THE BLOG
12/09/2014 12:03 pm ET Updated Feb 08, 2015

Rand Paul May Hedge His Electoral Bets in 2016

U.S. Senator Rand Paul (R-KY) recently announced his candidacy for re-election in 2016. Paul is also seriously considering a bid for the Republican Presidential nomination in 2016. However, Kentucky law only allows a candidate's name to appear on the ballot once in an election. Ironically, Paul could in fact run for both offices in Kentucky without violating Kentucky election law by running for re-election to the Senate and at the same time running in the presidential primary in every state except Kentucky. Although he would never be able to have his name listed on the ballot more than once, this tactic would enable him time to assess his chances in the presidential derby. If it becomes evident that he will not win the presidential primary, he could drop out of the presidential sweepstakes before the May 17th Kentucky Republican presidential primary and seek only re-election to the U.S. Senate.

American political history is littered with examples of politicians who ran for their current office as well as another office in the same election. Politicians who do this usually hail from a state where his/her party is electorally hegemonic, and where the candidates get re-elected without personally campaigning.

Paul is not the first Kentuckian or even the first member of his family to seek re-election to his current post concomitantly seeking the presidency or vice presidency. In 1824, Whig Henry Clay was re-elected to his U.S. House seat while losing the presidential election. Rand Paul's father, U.S. Representative Ron Paul (R-TX), sought re-election to both the House and the Republican Presidential nomination under the "LBJ law." Although he lost the presidential nomination, Ron Paul won re-election to the House.

The genesis of the LBJ law dates back to 1959. In 1960, U.S. Senate Majority Leader Lyndon B. Johnson (D-TX) was up for re-election to the Senate. With the possibility that Johnson might seek the presidency the following year, the sympathetic Democratic-controlled State Legislature passed legislation allowing a politician to run for two political offices simultaneously. This benefited Johnson in 1960 as he sought both re-election to the U.S. Senate and the presidency. After failing to secure the Democratic presidential nomination, Johnson secured the vice presidential nomination. He subsequently won both the vice presidency and re-election to the U.S. Senate. Johnson then resigned from the Senate. Democratic Governor Price Daniels subsequently appointed former U.S. Senator William Blakley to fill the seat before a Special Election was held.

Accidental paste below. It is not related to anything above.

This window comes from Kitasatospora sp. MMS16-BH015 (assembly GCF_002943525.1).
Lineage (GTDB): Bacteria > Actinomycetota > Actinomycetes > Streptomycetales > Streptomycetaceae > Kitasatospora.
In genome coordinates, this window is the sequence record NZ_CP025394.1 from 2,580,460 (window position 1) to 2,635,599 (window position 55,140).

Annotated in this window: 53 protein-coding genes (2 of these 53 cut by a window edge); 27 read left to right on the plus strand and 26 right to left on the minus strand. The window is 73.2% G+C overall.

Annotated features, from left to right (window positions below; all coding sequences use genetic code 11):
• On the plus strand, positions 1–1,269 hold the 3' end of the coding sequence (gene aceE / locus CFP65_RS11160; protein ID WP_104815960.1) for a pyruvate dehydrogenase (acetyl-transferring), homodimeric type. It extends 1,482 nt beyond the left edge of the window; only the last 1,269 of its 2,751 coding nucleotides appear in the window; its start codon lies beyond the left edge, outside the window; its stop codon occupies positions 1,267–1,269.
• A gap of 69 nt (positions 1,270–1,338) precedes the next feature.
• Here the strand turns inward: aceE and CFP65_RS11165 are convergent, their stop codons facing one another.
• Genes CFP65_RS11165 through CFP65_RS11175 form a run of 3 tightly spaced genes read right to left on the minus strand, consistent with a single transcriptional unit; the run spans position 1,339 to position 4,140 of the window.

Other Texas officials have used the LBJ law to run for two offices concomitantly. U.S. Senator Lloyd Bentsen (D-TX) actually used the law twice. In 1976, Bentsen ran for the Democratic presidential nomination, declaring his bid in February of 1975. While he proved a voracious and efficacious fundraiser, he garnered less than two percent of the popular vote and even lost the Lone Star State Primary. However, Bentsen won re-election to the Senate by defeating U.S. Representative Alan Steelman (R-TX). Steelman tried to use Bentsen's primary loss in the state to show that he was unpopular in Texas. To his credit, Steelman maintained that Texans' feelings for the Senator "run from ambivalent to negative." Steelman, with very little money, ran a formidable race, garnering a respectable 43 percent of the vote against Bentsen.

In 1988, Bentsen was in the midst of a re-election campaign against U.S. Representative Beau Butler when Democratic Presidential nominee Michael Dukakis asked Bentsen to serve as his vice presidential runningmate. Bentsen was faced with the task of running for re-election in Texas, a conservative state, while seeking the vice presidency with the more liberal Dukakis.

After, Bentsen accepted Dukakis' offer to become his runningmate, he spent much time in Texas campaigning for the Dukakis-Bentsen ticket, while rarely mentioning his Senate re-election bid. However, his re-election campaign ran television advertisements highlighting Bentsen's local accomplishments. San Antonio Mayor Henry Cisneros "quipped at a rally, "We have a very special opportunity, as Texans we get to vote for Lloyd Bentsen twice. We win, and the country wins and Lloyd Bentsen wins in 1988.''